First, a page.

Public Comment

VCE Advisory Board
The joint subcommittee received comment from four individuals; three others, including two state agency representatives, submitted written comments. A member of the VCE Advisory Board and owner of a commercial interior design firm raised concerns about the effectiveness of the advisory board. The 11-member advisory board was created by legislation enacted in 1994 to assist in evaluating the services and operations of VCE. The board has responsibility to (i) review new products and services manufactured or produced by VCE; (ii) review the pricing structure of products and services manufactured or produced by VCE; (iii) evaluate the level and quality of products and customer services offered by VCE and make recommendations on such quality and services; (iv) advise the director of the Department of General Services on business trends, product development, contract opportunities, and other related matters; and (v) review proposed joint venture agreements and make recommendations to the director of the DOC.

The board member maintained that the advisory board is controlled by the VCE and provided with little or no information regarding its activities. It was also noted that all members of the advisory board had not been appointed as of the date of the meeting and that it had been meeting for some time without a full membership. Discussion ensued among members of the joint subcommittee on whether the advisory board was able to generate the statutorily mandated quorum to hold official meetings and perform its advisory functions.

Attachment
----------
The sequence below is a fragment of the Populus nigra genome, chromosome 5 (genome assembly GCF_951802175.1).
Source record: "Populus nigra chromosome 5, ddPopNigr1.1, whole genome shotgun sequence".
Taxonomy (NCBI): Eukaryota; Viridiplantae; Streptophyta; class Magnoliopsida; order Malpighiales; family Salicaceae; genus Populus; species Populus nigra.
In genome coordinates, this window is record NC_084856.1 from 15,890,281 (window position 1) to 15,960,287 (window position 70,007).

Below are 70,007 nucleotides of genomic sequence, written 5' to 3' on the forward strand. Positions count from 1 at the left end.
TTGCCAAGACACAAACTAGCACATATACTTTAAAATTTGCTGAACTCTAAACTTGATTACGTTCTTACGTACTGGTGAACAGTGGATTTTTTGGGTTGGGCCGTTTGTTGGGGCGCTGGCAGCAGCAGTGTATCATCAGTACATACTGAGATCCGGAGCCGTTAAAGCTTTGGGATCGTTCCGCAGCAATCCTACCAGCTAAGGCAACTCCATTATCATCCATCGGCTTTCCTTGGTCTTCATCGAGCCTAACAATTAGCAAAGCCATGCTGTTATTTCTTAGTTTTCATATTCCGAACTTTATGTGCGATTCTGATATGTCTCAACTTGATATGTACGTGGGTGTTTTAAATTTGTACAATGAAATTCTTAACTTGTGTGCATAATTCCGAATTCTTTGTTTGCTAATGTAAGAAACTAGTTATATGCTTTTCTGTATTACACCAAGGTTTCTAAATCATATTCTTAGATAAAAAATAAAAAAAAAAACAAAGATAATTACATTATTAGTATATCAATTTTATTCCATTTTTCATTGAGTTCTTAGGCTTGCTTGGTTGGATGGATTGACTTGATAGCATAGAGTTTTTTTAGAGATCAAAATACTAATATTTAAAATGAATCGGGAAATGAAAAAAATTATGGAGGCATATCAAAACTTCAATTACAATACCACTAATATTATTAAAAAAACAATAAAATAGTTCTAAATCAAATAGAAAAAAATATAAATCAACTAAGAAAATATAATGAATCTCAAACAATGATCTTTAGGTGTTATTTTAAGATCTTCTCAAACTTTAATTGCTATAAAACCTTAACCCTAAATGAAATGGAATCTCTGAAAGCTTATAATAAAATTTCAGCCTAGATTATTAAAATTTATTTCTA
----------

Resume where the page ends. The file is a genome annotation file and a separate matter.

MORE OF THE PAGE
Other Comments
Other individuals providing comment relayed both general and personal experiences related to the manner in which VCE operates and the adverse effect the mandatory source requirement has on private industry. These comments included:


The joint subcommittee discussed whether VCE's operations would be adversely affected to the point of being unable to fulfill its mission if the mandatory source requirement were removed and VCE were forced to compete with private industry. Considerable discussion of the pros and cons of such a change was generated without resolution.

The joint subcommittee will further review this issue at its next meeting, scheduled for December 8th at 10:00 a.m. in Richmond.

The Honorable Glenn R. Croshaw, Chairman
Legislative Services contact: Amigo R. Wade